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Alumnae/i Lecture Series Concludes with “Bob Dylan’s Last Record”

May 16, 2018
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The College’s Alumnae/i Lecture Series wrapped up in April with “Bob Dylan’s Last Record,” presented by Dr. Nick Smart, professor of English in the School of Arts & Sciences and an expert on the artist whose music and lyrics provided the soundtrack to the American Civil Rights and Anti-war movements of the 1960s.

“The first time I spoke about Dylan in a scholarly way was 2007 at the Organization of American Historians’ one-day conference on Dylan,” said Smart. “At the time, there was an explosion of English teachers talking about Dylan, and I was sure it would be the one and only time I would.”

That was not the case. Smart, who continued to give talks on Dylan, now teaches “The Singer-Songwriter,” a class that examines the influence of Dylan’s music. He also co-edited Dylan at Play, a collection of essays about Dylan for use by students and fans alike, and has written several essays, including “The Last Bob Dylan Record” that appears in Tearing the World Apart: Bob Dylan and the Twenty-First Century.

During the lecture, Smart spoke about his first awareness of Dylan’s music. “I’ve always been interested in the use of “place names” in lyrics. As a kid, I loved the Johnny Cash song ‘Wanted Man’ (Wanted man in Albuquerque, Wanted man in Syracuse, Wanted man in Tallahassee, Wanted man in Baton Rouge…) I found out later that Bob Dylan had written that song.” Expanding on the subject, Smart cited other examples of Dylan’s place-specific works, including “Talkin’ New York,” “Mississippi,” and “Tombstone Blues.”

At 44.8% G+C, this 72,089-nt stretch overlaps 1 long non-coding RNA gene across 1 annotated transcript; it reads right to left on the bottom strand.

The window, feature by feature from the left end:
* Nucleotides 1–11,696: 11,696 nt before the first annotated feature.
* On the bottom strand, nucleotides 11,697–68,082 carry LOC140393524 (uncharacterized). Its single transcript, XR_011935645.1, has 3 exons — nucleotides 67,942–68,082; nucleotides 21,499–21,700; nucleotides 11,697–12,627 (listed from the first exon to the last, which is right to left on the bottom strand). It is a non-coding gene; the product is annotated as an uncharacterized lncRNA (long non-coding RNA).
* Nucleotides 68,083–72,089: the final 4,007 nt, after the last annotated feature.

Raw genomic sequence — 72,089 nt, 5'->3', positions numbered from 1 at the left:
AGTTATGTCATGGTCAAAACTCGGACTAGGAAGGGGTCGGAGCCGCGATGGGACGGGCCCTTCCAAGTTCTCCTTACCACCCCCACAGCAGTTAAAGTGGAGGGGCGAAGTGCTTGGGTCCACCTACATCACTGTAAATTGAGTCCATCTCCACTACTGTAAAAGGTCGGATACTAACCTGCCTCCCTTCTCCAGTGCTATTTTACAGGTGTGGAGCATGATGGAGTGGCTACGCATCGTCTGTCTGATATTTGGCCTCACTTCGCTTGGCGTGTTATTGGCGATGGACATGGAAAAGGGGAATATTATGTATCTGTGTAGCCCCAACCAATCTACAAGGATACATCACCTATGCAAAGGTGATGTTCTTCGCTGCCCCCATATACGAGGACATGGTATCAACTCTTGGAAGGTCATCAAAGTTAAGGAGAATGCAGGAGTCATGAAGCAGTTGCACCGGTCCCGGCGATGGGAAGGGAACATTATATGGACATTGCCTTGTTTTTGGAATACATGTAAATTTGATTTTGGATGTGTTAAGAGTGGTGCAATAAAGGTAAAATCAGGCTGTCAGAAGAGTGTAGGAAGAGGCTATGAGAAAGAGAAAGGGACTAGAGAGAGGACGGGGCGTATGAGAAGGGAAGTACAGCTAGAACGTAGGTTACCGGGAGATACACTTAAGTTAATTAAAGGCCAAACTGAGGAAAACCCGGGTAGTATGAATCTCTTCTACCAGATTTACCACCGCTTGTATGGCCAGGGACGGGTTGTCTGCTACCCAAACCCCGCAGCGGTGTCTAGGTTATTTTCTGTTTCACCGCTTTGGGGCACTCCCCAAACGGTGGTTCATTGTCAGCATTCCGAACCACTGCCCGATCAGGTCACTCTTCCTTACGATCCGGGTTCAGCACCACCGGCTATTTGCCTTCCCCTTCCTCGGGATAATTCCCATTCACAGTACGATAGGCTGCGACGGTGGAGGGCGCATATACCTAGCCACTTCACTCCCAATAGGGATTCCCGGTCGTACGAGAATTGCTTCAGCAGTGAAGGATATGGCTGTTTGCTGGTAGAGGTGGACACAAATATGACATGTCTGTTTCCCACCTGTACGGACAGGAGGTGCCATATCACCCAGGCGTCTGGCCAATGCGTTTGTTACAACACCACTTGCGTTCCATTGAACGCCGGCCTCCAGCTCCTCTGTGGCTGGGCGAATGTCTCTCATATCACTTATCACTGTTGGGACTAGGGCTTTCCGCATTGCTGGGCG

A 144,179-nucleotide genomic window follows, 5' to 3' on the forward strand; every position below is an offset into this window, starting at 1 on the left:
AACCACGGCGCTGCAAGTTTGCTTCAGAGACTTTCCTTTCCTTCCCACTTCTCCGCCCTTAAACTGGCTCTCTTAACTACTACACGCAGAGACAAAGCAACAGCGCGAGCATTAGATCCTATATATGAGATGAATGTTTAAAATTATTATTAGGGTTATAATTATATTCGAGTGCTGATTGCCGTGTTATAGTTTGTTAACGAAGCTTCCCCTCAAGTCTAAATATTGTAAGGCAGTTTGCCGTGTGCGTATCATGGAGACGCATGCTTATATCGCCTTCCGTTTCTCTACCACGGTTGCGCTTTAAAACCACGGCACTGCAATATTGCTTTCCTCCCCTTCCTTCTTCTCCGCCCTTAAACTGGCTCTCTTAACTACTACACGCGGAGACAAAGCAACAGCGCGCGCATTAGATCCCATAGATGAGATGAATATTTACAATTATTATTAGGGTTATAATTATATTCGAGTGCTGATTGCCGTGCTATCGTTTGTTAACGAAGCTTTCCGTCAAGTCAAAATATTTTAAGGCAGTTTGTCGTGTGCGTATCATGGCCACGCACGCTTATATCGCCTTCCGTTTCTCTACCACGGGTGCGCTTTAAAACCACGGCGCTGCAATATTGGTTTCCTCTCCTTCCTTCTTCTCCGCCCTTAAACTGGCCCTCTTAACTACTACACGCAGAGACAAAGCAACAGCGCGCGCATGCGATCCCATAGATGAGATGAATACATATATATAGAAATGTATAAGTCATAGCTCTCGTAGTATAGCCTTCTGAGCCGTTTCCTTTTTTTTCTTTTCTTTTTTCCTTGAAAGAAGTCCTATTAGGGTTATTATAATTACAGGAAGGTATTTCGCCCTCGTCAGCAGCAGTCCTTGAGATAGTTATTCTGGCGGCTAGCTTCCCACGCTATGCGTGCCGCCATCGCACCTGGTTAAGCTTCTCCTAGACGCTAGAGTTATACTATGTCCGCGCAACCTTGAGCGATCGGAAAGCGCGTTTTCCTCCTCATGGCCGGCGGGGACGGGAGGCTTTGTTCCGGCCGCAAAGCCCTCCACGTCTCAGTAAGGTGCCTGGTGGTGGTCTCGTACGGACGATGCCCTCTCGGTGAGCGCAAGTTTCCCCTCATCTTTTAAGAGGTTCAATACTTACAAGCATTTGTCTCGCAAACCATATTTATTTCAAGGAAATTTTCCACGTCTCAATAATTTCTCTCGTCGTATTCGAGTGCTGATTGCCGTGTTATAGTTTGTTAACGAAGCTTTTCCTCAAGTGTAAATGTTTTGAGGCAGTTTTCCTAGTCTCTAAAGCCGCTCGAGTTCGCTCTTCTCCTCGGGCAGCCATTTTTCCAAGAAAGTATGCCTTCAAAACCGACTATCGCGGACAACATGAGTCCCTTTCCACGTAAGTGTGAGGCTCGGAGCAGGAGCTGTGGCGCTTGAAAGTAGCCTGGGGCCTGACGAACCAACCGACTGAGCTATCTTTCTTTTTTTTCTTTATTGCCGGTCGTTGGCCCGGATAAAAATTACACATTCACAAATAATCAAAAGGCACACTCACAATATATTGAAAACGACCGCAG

Smart also shared that “making the pure pleasure of listening to Dylan’s music into academic currency” posed a challenge for him. “I had to completely stop listening to him when I was working on Dylan at Play. It wasn’t until several months after that I was able to again have the sheer pleasure of just listening to his music.”Nick Smart. Rebecca Lafleur and students at Bob Dylan Lecture

On another topic, Smart discussed Dylan’s 2016 Nobel Prize for Literature, the controversy it spurred among literature folks, and Dylan’s Nobel Prize Lecture. “For some literature people, Dylan’s name being written on that ‘marble column in the house of books’ next to Kipling, Camu, Morrison and Monroe was a real problem in the history of culture. Then there were the Dylan people who thought this was a really big day that we should celebrate.”

At several points within the talk, Smart played different genres of Dylan music – familiar to many, new to some –and posed a closing question, “How is it that Dylan can always sound different and still sound like Dylan? And why do we so often find in his words our direction home?”

“CNR is essentially one big classroom,” said Dr. David Donnelly, Interim Sr. Vice President for Academic Affairs. “It was wonderful to see alumni, faculty, students, and community members gather together to hear Professor Smart share his scholarly work on Bob Dylan. These public lectures are a great forum for us to highlight CNR’s deep and diverse pool of faculty expertise.  I look forward to many more.”